IRS Released Proposed Regulations for Section 168(k) Bonus Depreciation

On August 8, 2018, the IRS issued proposed regulations  providing guidance on the 100% bonus expensing rules enacted by the Tax Cuts and Jobs Act (“TCJA”) last December. The proposed regulations update the existing regulations in Treas. Reg. § 1.168(k)-1 and add Prop. Treas. Reg. §1.168(k)-2. Proposed Treasury Regulations Synopsis Section 168(k) allows a taxpayer to take an additional first year depreciation deduction in the placed-in-service year of qualified property. In order to be eligible for the extended and modified 100% bonus depreciation, your property must meet four key requirements: The depreciable property must be of a specific type. Your property must have a. Read More.

How to Navigate New Rules for Expensing Capital Assets: Section 179 Expensing and Bonus Depreciation

The new tax rules for writing off large purchases for equipment and other forms of tangible property may have you asking: Can I write off the entire cost of the equipment I just purchased? What property is eligible for expensing and depreciation deductions now? Which method for expensing large equipment purchases will benefit my business the most? Should I go ahead and claim 100% bonus depreciation, or is there a better choice for my situation? Changes to the methods for calculating bonus depreciation and section 179 deductions have many businesses jumping for joy. Increased spending caps and higher deduction amounts could. Read More.

Fringe Benefits: Navigating the New Entertainment Expense and Transportation Rules

As an employer, you are well aware of the difficulties businesses are facing in implementing the new tax statute known as the Tax Cuts and Jobs Act (“TCJA”). To lower tax rates, especially for businesses, the TCJA eliminates certain deductions so federal revenues do not decline too much. January 1, 2018 marked the change to tax deduction rules on two common business expenses: entertainment expenses and transportation fringe benefits. While the TCJA legislative changes are not detailed, the effects are significant. With the loss of employer deductions, your business should consider behavior adjustments to account for the increased cost of. Read More.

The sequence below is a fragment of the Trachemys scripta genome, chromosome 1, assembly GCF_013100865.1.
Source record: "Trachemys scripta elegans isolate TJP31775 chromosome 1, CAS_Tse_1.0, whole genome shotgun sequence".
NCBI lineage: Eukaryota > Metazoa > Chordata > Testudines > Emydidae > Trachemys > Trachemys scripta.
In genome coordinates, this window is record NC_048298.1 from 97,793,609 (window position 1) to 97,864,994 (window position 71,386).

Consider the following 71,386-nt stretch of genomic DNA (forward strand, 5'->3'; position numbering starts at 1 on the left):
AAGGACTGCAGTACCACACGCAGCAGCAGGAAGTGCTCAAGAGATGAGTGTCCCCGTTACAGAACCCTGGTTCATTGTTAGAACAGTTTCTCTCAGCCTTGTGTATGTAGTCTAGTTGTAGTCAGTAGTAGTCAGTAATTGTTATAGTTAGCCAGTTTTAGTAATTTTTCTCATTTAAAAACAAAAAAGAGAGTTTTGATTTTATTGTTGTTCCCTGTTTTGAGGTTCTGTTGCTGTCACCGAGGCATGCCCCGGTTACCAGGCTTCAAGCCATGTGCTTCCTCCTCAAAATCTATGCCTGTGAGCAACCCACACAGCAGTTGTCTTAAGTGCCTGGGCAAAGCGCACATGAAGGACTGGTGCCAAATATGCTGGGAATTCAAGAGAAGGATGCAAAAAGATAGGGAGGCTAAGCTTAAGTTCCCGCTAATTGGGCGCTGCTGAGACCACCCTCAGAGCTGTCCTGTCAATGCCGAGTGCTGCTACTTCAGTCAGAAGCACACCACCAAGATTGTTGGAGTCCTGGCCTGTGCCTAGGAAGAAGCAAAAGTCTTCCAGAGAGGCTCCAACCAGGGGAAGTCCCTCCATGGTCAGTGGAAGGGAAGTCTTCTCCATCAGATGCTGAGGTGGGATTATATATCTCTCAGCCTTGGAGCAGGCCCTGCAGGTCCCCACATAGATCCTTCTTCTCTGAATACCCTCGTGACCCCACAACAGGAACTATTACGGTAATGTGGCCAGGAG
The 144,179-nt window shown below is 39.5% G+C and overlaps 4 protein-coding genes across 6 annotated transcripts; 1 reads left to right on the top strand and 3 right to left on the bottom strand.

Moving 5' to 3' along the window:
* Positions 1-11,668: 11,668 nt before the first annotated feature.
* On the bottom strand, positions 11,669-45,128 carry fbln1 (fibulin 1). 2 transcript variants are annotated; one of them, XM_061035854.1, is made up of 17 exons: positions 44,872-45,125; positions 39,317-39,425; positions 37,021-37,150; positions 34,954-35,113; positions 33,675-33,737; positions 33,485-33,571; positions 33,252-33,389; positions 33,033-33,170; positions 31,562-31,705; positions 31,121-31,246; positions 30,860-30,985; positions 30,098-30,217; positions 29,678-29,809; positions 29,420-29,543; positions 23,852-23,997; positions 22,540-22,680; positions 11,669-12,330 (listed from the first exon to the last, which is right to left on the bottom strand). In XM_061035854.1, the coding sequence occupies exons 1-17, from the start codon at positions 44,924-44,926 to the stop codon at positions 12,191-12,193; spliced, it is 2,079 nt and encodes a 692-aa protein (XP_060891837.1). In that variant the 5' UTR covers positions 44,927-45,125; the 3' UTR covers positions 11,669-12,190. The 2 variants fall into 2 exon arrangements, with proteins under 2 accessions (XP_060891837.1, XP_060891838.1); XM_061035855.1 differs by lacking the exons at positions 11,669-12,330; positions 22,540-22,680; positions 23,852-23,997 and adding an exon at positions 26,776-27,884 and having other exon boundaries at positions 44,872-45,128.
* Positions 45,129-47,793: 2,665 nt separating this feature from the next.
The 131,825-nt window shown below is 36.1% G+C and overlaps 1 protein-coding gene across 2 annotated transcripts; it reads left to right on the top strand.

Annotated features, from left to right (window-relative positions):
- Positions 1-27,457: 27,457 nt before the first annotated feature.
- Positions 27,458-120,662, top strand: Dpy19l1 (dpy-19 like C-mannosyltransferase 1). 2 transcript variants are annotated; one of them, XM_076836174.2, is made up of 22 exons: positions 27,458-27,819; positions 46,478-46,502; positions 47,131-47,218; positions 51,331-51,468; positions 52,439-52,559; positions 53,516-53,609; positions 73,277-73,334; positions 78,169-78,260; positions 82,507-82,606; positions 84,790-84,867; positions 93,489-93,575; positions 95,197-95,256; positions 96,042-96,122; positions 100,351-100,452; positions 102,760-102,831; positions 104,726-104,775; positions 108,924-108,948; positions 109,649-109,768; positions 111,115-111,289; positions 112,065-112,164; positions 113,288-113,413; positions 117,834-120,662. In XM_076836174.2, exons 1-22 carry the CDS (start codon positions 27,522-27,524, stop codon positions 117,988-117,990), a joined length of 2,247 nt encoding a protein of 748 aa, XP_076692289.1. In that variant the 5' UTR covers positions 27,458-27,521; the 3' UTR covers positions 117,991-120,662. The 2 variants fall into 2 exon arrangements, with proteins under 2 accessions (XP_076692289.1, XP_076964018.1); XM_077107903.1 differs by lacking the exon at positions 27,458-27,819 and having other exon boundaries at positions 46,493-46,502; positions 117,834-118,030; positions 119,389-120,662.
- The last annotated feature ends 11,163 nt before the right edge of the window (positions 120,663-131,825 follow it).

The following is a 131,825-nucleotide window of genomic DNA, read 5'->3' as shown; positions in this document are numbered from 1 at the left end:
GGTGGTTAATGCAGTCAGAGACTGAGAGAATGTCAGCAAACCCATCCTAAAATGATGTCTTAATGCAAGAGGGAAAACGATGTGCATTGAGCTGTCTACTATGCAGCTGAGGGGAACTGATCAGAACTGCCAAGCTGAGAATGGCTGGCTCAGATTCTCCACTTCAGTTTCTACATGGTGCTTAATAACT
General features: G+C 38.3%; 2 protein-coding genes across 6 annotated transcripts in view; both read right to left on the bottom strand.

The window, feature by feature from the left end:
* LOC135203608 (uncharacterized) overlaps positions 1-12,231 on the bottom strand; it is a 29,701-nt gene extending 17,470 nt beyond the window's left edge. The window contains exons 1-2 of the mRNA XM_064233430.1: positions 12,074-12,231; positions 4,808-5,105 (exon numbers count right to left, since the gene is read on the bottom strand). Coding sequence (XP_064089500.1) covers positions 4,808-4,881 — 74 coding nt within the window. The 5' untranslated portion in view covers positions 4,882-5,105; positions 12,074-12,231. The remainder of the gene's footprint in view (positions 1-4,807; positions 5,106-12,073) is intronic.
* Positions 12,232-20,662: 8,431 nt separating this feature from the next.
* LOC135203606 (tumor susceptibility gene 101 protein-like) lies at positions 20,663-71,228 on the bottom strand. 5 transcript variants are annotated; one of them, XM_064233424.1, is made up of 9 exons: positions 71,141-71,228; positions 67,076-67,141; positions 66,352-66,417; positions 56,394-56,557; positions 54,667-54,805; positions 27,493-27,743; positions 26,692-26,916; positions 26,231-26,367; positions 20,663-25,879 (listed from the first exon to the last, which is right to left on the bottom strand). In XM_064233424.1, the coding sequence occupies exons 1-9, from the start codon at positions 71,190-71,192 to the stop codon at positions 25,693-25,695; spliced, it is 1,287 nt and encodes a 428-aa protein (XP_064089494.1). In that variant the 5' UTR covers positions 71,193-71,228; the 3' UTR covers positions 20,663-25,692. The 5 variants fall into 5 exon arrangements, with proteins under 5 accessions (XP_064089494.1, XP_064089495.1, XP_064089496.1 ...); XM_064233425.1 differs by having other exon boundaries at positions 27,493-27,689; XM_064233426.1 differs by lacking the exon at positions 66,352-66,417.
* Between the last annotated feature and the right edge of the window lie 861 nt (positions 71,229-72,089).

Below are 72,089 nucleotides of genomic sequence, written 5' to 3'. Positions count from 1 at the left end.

Supreme Court Rules Against Wayfair, et al, in Sales Tax Case

On Thursday, June 21, 2018, the United States Supreme Court overturned the physical presence standard imposed by the Court in prior cases, Quill v. North Dakota and National Bellas Hess, Inc. v. Department of Revenue of Ill. This ruling in favor of the state of South Dakota has cleared the way for states to impose sales and use tax collection requirements on out of state sellers. The court based its decision in part on the fact that the physical presence requirement established under the previous cases created an unfair advantage for out of state retailers with no presence in the state. With. Read More.

New Florida Scholarship Real Property Sales and Use Tax Credit

On March 12, 2018, the Florida Legislature passed House Bill 7055, which established a new sales and use tax credit for businesses that lease real property in Florida. The credits are obtained by making eligible contributions to qualified scholarship-funding organizations and may be applied against the sales tax owed on commercial lease payments. The bill is effective July 1, 2018, and a total of $57.5 million in credits are funded for this program. Background on the Commercial Rent Tax Florida currently charges a sales tax of 5.8 percent on commercial lease payments. The tax is charged to lessees by the. Read More.

Opportunity Zones: A New Investment Opportunity

Community Revitalization by Rewarding Private Investment Are you interested in reviving hard-hit areas in your community? Could you use a tax benefit, too? The newly created Opportunity Zones program, enacted as part of the Tax Cuts and Jobs Act of 2017, provides an opportunity to do both. The Opportunity Zones program, found in Sections 1400Z-1 and 1400Z-2 of the Internal Revenue Code (“IRC”), is intended to spur investment in low-income or economically disadvantaged areas. The tax incentives provide investors with an opportunity to defer recognition of gains on sales of assets, permanently reduce a portion of the deferred gain to. Read More.

Georgia Rural Hospital Organizations Expenses Credit Update

The Rural Hospital Organizations (“RHO”) tax credit was enacted and became law effective January 1, 2017. The statute provides a tax credit for individuals and corporate donors to qualified rural hospital organizations. On May 2, 2018, Governor Nathan Deal signed House Bill 769, which amended the tax credit. The changes to the legislation, which become effective July 1, 2018, include increasing the amount of the credit from 90% of the donation to 100% of the donation and extending the sunset date from December 31, 2019, to December 31, 2021. Thus, taxpayers are allowed the tax credit as follows: So what’s. Read More.

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